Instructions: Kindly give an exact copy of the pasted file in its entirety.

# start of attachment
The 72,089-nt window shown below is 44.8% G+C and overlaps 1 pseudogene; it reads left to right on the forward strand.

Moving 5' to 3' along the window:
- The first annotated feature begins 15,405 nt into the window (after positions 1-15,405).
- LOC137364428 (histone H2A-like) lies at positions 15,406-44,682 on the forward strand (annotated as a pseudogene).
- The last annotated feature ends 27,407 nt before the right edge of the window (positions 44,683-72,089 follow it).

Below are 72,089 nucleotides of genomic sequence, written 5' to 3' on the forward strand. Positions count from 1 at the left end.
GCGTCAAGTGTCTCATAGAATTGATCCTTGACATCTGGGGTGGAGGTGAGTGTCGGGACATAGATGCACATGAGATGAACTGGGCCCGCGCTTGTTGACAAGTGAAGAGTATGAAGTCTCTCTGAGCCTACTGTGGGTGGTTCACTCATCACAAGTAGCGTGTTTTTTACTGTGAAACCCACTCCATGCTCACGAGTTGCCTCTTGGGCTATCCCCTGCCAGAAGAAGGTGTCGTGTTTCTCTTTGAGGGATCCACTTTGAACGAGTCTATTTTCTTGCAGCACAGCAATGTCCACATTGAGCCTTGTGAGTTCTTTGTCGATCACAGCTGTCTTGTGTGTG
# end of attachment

The 72,089-nt window shown below is 44.8% G+C and overlaps 1 pseudogene; it reads left to right on the forward strand.

Moving 5' to 3' along the window:
- The first annotated feature begins 15,405 nt into the window (after positions 1-15,405).
- LOC137364428 (histone H2A-like) lies at positions 15,406-44,682 on the forward strand (annotated as a pseudogene).
- The last annotated feature ends 27,407 nt before the right edge of the window (positions 44,683-72,089 follow it).

Below are 72,089 nucleotides of genomic sequence, written 5' to 3' on the forward strand. Positions count from 1 at the left end.
GCGTCAAGTGTCTCATAGAATTGATCCTTGACATCTGGGGTGGAGGTGAGTGTCGGGACATAGATGCACATGAGATGAACTGGGCCCGCGCTTGTTGACAAGTGAAGAGTATGAAGTCTCTCTGAGCCTACTGTGGGTGGTTCACTCATCACAAGTAGCGTGTTTTTTACTGTGAAACCCACTCCATGCTCACGAGTTGCCTCTTGGGCTATCCCCTGCCAGAAGAAGGTGTCGTGTTTCTCTTTGAGGGATCCACTTTGAACGAGTCTATTTTCTTGCAGCACAGCAATGTCCACATTGAGCCTTGTGAGTTCTTTGTCGATCACAGCTGTCTTGTGTGTG